People of the Night 11 (寧夏夜市)

The next three posts in my People of the Night series are going to be from Taipei'sNingxia Night Market (寧夏夜市) 

The night market is situated in Taipei's lovely Dadaocheng (大稻埕) district which is one of the oldest areas in the city and offers a nostalgic feeling when you visit as most of the buildings in the area have been around for a long, long time.  

The Ningxia Night Market is not a large night market, but it has some really great food and is probably most well-known for its Oyster Omelets (蚵仔煎) and other traditional Taiwanese dishes. The night market has been revitalized over the past few years and is really well organized and quality and sanitation are really important to all the vendors.

Admittedly, before starting this project, I had never been to this night market. Since then, I've made several visits over a period of a few weeks and quickly fell in love with this night market.

I have split up my shots from the night market into three posts. The first post will cover drinks and fruit and the two posts following it will be all about the food vendors.

1. Japanese Fish Balls (日式魚蛋)

If there is ANY night market food that I absolutely HAVE to eat while I'm there, its these fish balls. They are made of fish that is ground up into a paste and then formed into balls and braised in a special soup. For me, I always get the fish balls in spicy Szechuan flavour with some wasabi pepper on top. The fish balls come on a stick with four of them for about a dollar US which makes them relatively cheap and a nice appetizer before moving on to other dishes. This stall wasn't the easiest to shoot as the boss has a TV screen blocking the view of him. I really wanted to add a shot of these though because I hold them in such high regard.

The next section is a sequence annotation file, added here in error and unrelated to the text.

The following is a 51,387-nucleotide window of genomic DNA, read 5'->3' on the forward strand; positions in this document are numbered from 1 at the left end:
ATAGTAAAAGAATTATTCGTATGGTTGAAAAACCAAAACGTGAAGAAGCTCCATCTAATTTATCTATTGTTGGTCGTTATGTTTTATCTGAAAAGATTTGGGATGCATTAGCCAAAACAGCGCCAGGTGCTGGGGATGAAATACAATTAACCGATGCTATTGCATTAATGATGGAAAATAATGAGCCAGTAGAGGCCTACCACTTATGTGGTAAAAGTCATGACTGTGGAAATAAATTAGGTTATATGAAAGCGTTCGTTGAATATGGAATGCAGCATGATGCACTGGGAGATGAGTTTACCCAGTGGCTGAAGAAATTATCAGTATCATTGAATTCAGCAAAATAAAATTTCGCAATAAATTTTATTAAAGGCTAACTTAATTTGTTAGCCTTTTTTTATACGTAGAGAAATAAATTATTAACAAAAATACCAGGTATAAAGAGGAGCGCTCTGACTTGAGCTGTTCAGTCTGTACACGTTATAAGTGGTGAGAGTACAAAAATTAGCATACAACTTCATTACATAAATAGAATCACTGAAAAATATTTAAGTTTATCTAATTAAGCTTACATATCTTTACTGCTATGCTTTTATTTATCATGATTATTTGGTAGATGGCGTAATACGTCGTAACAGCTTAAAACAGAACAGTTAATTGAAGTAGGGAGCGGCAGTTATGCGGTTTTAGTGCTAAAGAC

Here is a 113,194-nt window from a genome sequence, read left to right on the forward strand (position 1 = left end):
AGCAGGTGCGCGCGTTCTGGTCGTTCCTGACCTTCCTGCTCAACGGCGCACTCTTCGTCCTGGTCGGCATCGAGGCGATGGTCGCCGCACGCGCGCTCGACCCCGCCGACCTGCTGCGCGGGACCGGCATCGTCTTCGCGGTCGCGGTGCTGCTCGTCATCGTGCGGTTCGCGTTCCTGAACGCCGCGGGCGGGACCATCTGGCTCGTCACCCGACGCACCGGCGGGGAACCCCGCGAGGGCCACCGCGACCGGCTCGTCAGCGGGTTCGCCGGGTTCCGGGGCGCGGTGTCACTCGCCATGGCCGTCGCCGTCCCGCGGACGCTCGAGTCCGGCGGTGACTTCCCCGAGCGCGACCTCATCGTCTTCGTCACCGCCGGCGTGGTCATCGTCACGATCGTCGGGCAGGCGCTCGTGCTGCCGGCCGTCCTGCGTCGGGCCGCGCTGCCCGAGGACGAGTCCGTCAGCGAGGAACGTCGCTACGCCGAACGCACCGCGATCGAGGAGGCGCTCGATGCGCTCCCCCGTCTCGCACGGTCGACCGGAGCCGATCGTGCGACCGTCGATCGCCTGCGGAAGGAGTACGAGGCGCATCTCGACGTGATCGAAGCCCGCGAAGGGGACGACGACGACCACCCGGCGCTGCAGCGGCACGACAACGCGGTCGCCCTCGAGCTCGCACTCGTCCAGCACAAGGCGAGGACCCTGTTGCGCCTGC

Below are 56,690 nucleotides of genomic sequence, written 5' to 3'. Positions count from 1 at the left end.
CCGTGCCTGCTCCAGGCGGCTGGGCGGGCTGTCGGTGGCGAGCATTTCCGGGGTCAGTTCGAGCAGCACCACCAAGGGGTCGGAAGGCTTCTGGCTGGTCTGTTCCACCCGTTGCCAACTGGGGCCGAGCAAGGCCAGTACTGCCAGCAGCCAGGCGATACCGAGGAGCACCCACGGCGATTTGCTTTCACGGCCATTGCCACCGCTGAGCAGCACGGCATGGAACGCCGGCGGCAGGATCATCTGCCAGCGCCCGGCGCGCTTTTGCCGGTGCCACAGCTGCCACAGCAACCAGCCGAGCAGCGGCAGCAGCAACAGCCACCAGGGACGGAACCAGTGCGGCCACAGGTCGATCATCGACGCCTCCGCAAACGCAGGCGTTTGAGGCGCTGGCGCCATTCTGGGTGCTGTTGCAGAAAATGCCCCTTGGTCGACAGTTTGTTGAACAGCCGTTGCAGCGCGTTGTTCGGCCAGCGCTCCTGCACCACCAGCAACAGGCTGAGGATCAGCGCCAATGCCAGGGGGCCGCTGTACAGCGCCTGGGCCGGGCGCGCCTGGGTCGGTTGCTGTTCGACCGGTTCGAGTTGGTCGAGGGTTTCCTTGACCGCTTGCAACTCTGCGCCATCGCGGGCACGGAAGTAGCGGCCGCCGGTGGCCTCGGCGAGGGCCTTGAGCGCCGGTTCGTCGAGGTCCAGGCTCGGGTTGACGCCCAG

2. Oyster Omelets (蚵仔煎)

If you go to Ningxia Night Market and you don't have an Oyster Omelet, you've more or less wasted your time. Ningxia is well known for its Oyster Omelet's and you often have to wait in a long line for the best stalls. In this shot we have an Oyster Omelet chef preparing several omelet's at a time which shows just how busy they are. This particular store is one of the most popular stores in the night market and there are always lines of people waiting to get it - as far as I'm concerned, despite the lines, this one doesn't serve the best Oyster Omelet's in the night market. That is my personal opinion though. I recommend you just try them all and decide for yourself!  

3. BBQ Squid (烤魷魚)

Before coming to Taiwan I was a big fan of having calamari at pubs. It was always really expensive though and rarely fresh. Life changed completely when I arrived here as there is fresh squid almost everywhere. The Taiwanese are masters when it comes to cooking squid and at this particular stall you get an entire squid fresh off the grill. When the squid is ready you can eat it hot off the stick, or the boss will cut it up in pieces for you and give you a toothpick to eat it with. No matter how you eat it, if you come to Taiwan, you should definitely have some squid.